A self-portrait of photographer Tim Van Horn, who is compiling 2,011 portraits of Vancouver residents for a mosaic to be unveiled during next year's 125th anniversary celebrations.
By Tom Hawthorn
Special to The Globe and Mail
July 28, 2010
Tim Van Horn is on a quest to put a face to the city of Vancouver.
He moved to the coast from Alberta, imbedding himself into the city’s daily routines, seeking what he calls “little life moments.”
He got up every morning to hit the streets. His tool was a camera, his canvas the passing parade.
A toque on his head, his hands protected from the chill by fingerless gloves, he asked every passerby — student and elder, sober worker and drunken vagrant, businesswoman and househusband — to take a moment to pose.
It is the photographer’s goal to compile 2,011 portraits of local residents to be used in a mosaic in honour of Vancouver’s 125th birthday next year.
He envisions a pop-up tent whose interior walls will be filled with his images. The tent would be moved from park to park during year-long anniversary celebrations.
He has given himself six months to complete the assignment.
This is not even his most ambitious endeavor.
Mr. Van Horn is also midway through a project as expansive as this great land. He envisions creating a flag mosaic composed of more than 10,000 portraits. He has an unmovable deadline — July 1, 2017, Canada’s sesquicentennial.
How did he come up with the idea?
“I took my sense of duty to my country,” he said, “and married it to my art.”
Mr. Van Horn hit the road many months ago. He has traveled through all 10 provinces and three territories in the past year and is currently in Yellowknife for a four-day stay.
He has no sponsors, no Canada Council grants, no income at all from taking these portraits. He recently sold a piece of land in Manitoba to finance his wanderings.
“I’m just a one-man show,” he said.
He lives out of his white van, the exterior of which is lined with 650 of his photographs.
Mr. Van Horn, 41, shares the interior with a male Labrador named Bo and a female border Collie named Mya.
His wife left him early in the Canadian Mosaic project. She is now in Grande Prairie, Alta.
That is not his place. His place is on the road. With the Canadian people.
“This is my life-calling,” he said. “It’s what I think I’m supposed to do.”
Mr. Van Horn, 41, is a former commercial photographer and published author. He has documented the disappearing grain elevators of his native Alberta.
For a book marking his home province’s centennial of joining Confederation, he and a collaborator traveled more than 15,000 snowy and dusty kilometres over two years, snapping 17,500 photographs in about 320 communities, from booming oil towns to sleepy hamlets. “I Am Albertan” has been placed in every library and school in the province.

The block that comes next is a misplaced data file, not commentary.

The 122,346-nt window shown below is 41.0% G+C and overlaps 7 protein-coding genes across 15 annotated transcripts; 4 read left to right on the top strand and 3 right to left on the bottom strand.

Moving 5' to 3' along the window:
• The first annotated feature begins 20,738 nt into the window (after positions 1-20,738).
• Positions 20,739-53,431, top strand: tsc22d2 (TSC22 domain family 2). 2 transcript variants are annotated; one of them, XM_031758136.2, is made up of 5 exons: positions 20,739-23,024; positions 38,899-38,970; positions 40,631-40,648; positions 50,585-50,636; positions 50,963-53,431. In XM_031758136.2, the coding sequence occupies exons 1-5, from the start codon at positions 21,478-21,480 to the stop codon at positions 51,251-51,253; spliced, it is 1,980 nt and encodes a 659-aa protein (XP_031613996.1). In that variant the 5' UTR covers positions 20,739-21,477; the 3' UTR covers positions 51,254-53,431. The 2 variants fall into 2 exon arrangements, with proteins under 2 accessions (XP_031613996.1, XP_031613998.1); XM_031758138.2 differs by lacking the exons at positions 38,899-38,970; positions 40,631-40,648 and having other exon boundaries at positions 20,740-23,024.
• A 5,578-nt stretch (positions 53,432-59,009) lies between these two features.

A self-described army brat, he was born in Edmonton, moved to Bermuda at age two, then to Inuvik, on to Haida Gwaii when it was still known as the Queen Charlotte Islands, and on to Cold Lake, Alta., before settling in Red Deer, where he attended art college.
His wanderlust is limited to his native land. He wants to show Canadians who they are without the imposition of values from governments or corporate sponsors.
While in Vancouver, he parked at night beside the rolling lawns of Vanier Park. He liked to be as close as possible to the flagpole atop which flies a giant maple leaf flag.
It is possible the true worth of Mr. Van Horn’s photographs will not be known for decades.
His democratic sensibility calls to mind the late Foncie Pulice, the proprietor of Foncie’s Fotos who hustled on the bustling downtown sidewalks from 1934 to 1979. Foncie was an indefatigable portraitist, snapping hundreds of casual shots every day. Passersby were offered the opportunity to purchase prints as a “lasting souvenir” — three for 50 cents, eight for a buck — by coming to Foncie’s shop the next day. He became known as a Karsh of the Concrete.
Only years after his retirement did historians and museum curators come to appreciate the documentary evidence to be culled from what originally seemed to be ordinary, even mundane, portraits.
Mr. Van Horn considers himself a journalist as he shoots medal-bedecked veterans, mothers with babies in backpacks, swells in the latest fashions, immigrants in clothes from faraway lands, poor people whose harsh lives can be read in lined faces.
“People can sense my passion to capture them — to capture their homes. They trust me. They trust me even to take pictures of their kids.
“That makes we well off.
“That makes me want to cry.”
What does he get out of it?
Strangers invite him home for supper and he is offered cold beer at beach barbecues. The road offers adventure and he spends his days with his fellow Canadians.
That is reward enough.